Fellows of the ACS Brooklyn-Long Island Chapter and College staff participated in the fourth New York Coalition of Specialty Care Physicians Meeting in Albany on May 12. The meeting was organized by the New York Society of Ophthalmologic Surgeons, and was broken into a morning orientation session focused on current legislation, followed by an afternoon of meetings with state representatives and senators. Liability reform was a focus of the sessions with legislators, and it is anticipated that with new leadership in the House and Senate in place over the next six months, it will be possible to advance liability reform legislation. Several Fellows in attendance were new to advocacy work and appreciated the opportunity to observe the legislative process and to build relationships with legislators at the grassroots level.
Metropolitan Philadelphia Chapter hosts second Young Surgeons Night at the Museum
The Metropolitan Philadelphia Chapter of the College (MPACS) held its second young surgeons’ networking event May 1 at the Philadelphia Museum of Art. More than 40 attendees, including young surgeons, chapter officers, and ACS Governors, received a guided tour of the museum with a focus on exhibits featuring the medical arts. As part of their commitment to engaging young surgeons in the chapter, MPACS offers residents from local medical programs the opportunity to participate in networking events and the MPACS Annual Mock Oral Examination, scheduled this year for September 19. Additional photos from the May 1 meeting are posted online.
The Minnesota Surgical Society (MSS), a chapter of the ACS, held its annual Spring Meeting May 1 at the Lowes Minneapolis Hotel. Highlights of the meeting included presentations by Richard T. Zera, MD, FACS, Hennepin County Medical Center; Todd M. Tuttle, MD, FACS, University of Minnesota Medical Center; and David R. Farley, MD, FACS, Mayo Clinic, Rochester, who shared their expertise in surgical approaches to unexpected abdominal cancers. The audience responded enthusiastically to the case-based presentations. James G. Schlaefer, MD, FACS, HealthPartners Coon Rapids Clinic, presented his experience of performing more than 1,000 intraoperative cholangiograms, with a focus on determining when a cholangiogram should be considered during a laparoscopic cholecystectomy.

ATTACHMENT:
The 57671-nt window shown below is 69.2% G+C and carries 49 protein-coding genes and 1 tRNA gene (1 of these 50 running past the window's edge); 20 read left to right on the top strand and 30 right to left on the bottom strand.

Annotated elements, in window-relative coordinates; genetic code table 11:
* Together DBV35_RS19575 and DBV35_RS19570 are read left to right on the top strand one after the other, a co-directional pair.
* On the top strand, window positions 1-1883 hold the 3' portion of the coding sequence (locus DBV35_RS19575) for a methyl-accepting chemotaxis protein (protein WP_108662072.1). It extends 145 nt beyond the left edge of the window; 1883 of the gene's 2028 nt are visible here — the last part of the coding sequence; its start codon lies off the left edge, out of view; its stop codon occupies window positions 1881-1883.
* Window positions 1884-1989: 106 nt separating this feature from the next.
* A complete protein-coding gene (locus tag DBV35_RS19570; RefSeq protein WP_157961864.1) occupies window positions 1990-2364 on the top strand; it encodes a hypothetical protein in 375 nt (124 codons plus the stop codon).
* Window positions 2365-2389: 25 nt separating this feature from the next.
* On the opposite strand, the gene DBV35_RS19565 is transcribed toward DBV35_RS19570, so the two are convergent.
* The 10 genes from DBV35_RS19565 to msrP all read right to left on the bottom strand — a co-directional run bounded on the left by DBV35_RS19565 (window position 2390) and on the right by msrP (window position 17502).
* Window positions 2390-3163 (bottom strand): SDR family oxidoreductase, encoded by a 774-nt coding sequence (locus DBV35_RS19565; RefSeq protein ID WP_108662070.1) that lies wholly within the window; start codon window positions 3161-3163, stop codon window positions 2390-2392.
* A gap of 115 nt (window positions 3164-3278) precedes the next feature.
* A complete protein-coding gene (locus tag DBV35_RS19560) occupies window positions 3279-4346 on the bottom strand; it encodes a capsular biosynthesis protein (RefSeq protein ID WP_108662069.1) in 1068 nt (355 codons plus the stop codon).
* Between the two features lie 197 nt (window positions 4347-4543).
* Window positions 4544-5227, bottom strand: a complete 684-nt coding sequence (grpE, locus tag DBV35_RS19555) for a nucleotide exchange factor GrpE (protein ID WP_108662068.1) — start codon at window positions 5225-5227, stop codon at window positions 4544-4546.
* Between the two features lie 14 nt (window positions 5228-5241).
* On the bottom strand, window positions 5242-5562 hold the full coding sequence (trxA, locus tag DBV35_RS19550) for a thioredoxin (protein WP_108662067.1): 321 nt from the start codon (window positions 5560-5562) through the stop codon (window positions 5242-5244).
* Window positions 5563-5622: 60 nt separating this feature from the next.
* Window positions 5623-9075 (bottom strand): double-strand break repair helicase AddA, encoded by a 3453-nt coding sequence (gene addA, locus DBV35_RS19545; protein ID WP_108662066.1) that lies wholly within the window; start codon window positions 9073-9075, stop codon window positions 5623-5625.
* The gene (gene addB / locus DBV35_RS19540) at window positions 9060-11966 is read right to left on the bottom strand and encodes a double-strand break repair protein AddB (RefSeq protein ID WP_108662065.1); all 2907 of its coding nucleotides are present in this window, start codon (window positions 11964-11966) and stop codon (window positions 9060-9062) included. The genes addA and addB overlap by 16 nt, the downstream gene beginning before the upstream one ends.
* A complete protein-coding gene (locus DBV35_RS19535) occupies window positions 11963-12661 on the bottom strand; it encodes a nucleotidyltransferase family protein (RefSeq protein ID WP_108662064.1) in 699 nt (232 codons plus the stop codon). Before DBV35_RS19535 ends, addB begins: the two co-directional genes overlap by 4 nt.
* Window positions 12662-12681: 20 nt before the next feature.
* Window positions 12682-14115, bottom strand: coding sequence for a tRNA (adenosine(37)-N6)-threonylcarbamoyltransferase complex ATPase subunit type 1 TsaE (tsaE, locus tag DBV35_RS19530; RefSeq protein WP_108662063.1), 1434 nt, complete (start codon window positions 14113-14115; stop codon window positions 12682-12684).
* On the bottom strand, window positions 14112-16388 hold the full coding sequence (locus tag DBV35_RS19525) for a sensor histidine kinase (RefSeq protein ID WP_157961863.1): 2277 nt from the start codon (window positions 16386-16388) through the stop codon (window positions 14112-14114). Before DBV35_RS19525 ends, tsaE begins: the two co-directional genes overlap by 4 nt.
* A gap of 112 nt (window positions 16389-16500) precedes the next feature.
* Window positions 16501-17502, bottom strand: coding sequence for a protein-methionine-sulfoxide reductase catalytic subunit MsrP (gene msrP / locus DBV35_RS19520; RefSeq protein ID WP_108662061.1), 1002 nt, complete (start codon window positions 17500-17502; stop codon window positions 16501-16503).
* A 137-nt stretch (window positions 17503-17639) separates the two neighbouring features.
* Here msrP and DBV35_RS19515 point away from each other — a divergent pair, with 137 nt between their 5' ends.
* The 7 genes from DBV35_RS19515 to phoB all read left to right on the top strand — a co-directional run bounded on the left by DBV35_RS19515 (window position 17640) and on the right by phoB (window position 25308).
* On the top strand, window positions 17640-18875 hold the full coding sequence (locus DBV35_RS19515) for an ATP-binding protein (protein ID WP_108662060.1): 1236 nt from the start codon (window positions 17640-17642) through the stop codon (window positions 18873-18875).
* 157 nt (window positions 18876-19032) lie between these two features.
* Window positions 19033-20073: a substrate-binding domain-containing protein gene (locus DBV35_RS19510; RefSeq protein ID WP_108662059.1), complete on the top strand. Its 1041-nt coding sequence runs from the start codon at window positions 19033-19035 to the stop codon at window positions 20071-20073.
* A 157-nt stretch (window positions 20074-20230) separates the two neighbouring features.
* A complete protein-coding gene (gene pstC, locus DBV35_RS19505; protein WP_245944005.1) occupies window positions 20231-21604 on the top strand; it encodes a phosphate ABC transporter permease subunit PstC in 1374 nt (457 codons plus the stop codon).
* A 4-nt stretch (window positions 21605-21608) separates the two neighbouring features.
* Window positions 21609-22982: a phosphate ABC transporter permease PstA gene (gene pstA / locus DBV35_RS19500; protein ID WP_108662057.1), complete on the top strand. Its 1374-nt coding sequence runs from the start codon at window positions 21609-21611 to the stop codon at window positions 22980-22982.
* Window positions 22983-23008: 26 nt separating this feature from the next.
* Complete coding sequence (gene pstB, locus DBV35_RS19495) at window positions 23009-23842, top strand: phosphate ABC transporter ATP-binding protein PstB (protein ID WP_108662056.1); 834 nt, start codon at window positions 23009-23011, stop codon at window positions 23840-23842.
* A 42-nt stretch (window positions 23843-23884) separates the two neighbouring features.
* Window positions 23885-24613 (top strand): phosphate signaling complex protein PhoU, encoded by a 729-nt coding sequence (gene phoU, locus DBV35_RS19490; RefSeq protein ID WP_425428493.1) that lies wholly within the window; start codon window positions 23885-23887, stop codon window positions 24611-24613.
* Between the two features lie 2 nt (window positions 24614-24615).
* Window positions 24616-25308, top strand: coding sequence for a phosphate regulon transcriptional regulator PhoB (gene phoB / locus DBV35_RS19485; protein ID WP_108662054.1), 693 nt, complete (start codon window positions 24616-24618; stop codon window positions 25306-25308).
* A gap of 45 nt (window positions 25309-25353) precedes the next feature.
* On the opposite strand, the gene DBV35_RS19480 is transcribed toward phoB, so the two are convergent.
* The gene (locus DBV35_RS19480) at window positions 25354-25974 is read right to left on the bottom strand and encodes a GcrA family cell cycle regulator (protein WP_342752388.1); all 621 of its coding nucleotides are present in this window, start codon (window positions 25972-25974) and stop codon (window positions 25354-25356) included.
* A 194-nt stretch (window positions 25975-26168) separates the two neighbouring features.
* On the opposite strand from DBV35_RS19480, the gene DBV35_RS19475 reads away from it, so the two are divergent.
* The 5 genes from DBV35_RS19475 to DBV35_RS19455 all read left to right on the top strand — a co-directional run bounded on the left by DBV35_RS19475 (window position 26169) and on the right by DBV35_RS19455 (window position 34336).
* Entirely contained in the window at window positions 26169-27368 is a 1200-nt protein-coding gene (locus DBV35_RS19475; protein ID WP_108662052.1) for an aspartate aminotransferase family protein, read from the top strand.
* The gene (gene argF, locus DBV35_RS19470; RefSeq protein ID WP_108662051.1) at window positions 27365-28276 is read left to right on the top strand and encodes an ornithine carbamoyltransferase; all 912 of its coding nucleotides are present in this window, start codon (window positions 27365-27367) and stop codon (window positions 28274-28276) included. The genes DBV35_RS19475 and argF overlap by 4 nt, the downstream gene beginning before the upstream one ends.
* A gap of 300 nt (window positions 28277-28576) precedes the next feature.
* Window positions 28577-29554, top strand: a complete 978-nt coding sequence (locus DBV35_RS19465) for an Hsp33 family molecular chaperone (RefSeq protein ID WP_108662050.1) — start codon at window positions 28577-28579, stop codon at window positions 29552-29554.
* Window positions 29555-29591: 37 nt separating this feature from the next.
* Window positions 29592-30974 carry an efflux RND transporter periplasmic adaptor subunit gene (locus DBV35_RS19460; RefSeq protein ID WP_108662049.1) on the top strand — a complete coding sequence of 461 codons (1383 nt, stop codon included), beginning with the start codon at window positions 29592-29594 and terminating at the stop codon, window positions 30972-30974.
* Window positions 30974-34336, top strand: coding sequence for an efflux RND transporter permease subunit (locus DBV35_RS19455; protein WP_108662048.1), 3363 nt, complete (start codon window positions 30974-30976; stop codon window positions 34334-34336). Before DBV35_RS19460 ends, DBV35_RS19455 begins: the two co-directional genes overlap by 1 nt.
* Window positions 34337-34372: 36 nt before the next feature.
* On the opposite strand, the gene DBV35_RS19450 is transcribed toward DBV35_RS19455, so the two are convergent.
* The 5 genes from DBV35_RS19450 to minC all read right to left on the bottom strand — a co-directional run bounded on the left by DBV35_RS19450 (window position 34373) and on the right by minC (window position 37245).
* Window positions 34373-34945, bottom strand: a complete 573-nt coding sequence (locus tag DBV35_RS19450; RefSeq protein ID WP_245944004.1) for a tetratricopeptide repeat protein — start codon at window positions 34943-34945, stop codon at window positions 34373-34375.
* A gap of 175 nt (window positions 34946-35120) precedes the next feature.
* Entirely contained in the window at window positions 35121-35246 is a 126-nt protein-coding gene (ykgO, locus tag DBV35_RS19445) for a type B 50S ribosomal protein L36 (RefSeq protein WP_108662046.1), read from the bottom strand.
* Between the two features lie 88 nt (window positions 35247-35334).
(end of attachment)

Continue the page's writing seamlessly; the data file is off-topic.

ACS Regent John L. D. Atkinson, MD, FACS, provided an update on College activities and encouraged audience members to participate in advocacy efforts at the national and local levels. Donna Tieberg, ACS Chapter Services Manager, and Chapter Administrator Janna Pecquet participated in a preconference chapter council meeting, which focused on possibly revising the chapter bylaws, revamping the chapter website, and reorganizing the council positions, among other topics.
A total of 39 residents, research trainees, and medical students participated in the MSS Spring Meeting and shared their research on trauma, cancer, and general surgery. Resident Award Winners for Basic Science were Shennen Mao, MD, Mayo Clinic, Rochester, first place; Rohini Khatri, MD, University of Minnesota, Minneapolis, second place; and Johnathon Aho, MD, Mayo Clinic, third place. Winners in the Clinical Research category were as follows: Christopher Shubert, MD, Mayo Clinic, first place; Cornelius Thiels, DO, MBA, Mayo Clinic, second place; and Matthew Hernandez, MD, Mayo Clinic, third place. The winner of the Committee on Cancer paper competition was Christopher J. LaRocca, MD, of the University of Minnesota. The MSS Chapter plans to hold its fall conference October 23–24 in Duluth.
Dr. Mattox guest speaker at Japan Surgical Society/Japan Chapter meeting